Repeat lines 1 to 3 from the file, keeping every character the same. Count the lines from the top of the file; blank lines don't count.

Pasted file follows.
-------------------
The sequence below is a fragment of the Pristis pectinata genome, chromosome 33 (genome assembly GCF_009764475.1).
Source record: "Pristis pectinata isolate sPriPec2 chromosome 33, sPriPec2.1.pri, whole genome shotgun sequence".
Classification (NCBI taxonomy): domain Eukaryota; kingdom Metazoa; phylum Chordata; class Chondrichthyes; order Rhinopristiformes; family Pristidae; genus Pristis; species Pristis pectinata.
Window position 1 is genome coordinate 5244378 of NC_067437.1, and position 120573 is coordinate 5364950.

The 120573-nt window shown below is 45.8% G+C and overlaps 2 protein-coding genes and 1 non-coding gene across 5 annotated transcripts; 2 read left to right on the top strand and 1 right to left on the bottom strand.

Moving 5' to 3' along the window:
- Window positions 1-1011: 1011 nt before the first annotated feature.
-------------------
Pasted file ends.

The sequence below is a fragment of the Pristis pectinata genome, chromosome 33 (genome assembly GCF_009764475.1).
Source record: "Pristis pectinata isolate sPriPec2 chromosome 33, sPriPec2.1.pri, whole genome shotgun sequence".
Classification (NCBI taxonomy): domain Eukaryota; kingdom Metazoa; phylum Chordata; class Chondrichthyes; order Rhinopristiformes; family Pristidae; genus Pristis; species Pristis pectinata.